And the worst security idea of 2005 was ...

In Government Computer News (GCN.com), William Jackson nominates the 360 senators and congressmen who voted for the Real ID Act of 2005 (and our president!) for the "first Bonehead Award for Notable Failures in IT Security." He says that
The Real ID Act, now a part of Public Law 109-13, may not be the worst piece of legislation passed during the year, but it certainly is a model for how not to do information security.
He zeroes in on the security and privacy-invasion aspects of real ID:
Under the law, the new cards must contain, in machine-readable format (read: digital), the holder’s name, date of birth, address, ID number, signature and photo. The act not only fails to require any encryption or other security for data stored on the cards, but also mandates the creation of shared state databases of sensitive information with no security or access restrictions.

This is particularly disturbing given the type and amount of data the act requires states to gather on citizens. States must “capture digital images of identity source documents so that the images can be maintained in electronic storage in transferable format” for 10 years. Each state must provide all other states electronic access to this data.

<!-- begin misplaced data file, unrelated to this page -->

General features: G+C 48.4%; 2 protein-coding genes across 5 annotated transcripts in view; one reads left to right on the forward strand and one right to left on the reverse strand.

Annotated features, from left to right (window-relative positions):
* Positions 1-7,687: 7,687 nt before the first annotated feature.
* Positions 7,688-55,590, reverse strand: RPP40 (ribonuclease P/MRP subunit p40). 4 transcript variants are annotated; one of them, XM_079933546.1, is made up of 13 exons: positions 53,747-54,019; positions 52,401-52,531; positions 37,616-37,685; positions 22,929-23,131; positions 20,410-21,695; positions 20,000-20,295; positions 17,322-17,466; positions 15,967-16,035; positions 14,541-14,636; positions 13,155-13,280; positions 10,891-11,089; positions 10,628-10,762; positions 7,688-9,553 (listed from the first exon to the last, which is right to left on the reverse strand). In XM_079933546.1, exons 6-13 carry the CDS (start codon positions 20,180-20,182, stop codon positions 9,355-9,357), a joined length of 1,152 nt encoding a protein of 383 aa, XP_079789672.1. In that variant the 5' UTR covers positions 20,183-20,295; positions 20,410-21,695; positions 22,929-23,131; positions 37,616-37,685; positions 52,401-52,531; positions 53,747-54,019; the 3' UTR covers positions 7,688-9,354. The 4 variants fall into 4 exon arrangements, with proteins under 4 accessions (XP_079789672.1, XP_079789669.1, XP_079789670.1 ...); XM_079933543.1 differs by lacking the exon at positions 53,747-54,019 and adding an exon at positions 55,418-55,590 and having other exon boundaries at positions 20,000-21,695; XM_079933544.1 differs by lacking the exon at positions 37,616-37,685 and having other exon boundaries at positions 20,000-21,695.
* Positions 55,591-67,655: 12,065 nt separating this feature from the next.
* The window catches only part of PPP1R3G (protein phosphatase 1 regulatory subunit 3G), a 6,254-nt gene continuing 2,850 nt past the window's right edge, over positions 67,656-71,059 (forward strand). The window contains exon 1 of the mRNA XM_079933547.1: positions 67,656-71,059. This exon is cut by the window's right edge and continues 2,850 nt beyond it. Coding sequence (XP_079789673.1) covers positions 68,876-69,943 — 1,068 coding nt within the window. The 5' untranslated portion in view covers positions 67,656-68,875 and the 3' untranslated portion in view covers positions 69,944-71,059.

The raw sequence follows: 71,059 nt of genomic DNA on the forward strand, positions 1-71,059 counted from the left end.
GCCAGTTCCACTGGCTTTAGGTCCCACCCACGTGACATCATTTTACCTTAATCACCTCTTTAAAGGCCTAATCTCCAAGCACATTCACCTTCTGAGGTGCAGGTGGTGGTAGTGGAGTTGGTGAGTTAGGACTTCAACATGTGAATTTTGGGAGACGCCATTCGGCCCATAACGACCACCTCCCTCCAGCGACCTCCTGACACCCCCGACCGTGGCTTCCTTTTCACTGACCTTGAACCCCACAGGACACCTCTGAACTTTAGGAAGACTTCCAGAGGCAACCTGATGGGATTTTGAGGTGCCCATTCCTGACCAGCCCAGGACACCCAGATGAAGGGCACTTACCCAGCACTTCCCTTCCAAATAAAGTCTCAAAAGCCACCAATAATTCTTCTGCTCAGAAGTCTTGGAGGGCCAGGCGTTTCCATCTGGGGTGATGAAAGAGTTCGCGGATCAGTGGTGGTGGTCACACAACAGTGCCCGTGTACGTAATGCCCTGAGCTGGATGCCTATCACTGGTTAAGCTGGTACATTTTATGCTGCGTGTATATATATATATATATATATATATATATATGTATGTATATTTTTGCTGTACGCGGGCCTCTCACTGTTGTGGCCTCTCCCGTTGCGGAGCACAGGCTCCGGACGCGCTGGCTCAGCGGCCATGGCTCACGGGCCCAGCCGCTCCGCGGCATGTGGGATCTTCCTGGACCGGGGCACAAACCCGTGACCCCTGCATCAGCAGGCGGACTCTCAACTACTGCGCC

The ability of any Tom, Dick or Harry with a card reader to capture a copy of your vital statistics from your driver’s license is worrisome. The creation of unsecured databases containing digital images of your birth certificate and other documents is even more so.

Under the terms of this act, every bartender, bank teller or cop who swipes your electronic card is free to do as he or she pleases with the information that is captured. States are free to sell their databases to anyone for any reason, and even to access other states’ databases and sell that data.

Given that Congress now is considering legislation that would require companies to tighten security on personal data, it is particularly boneheaded to ignore this issue in government databases.

As usual, I recommend reading the whole article.


Post a Comment

<< Home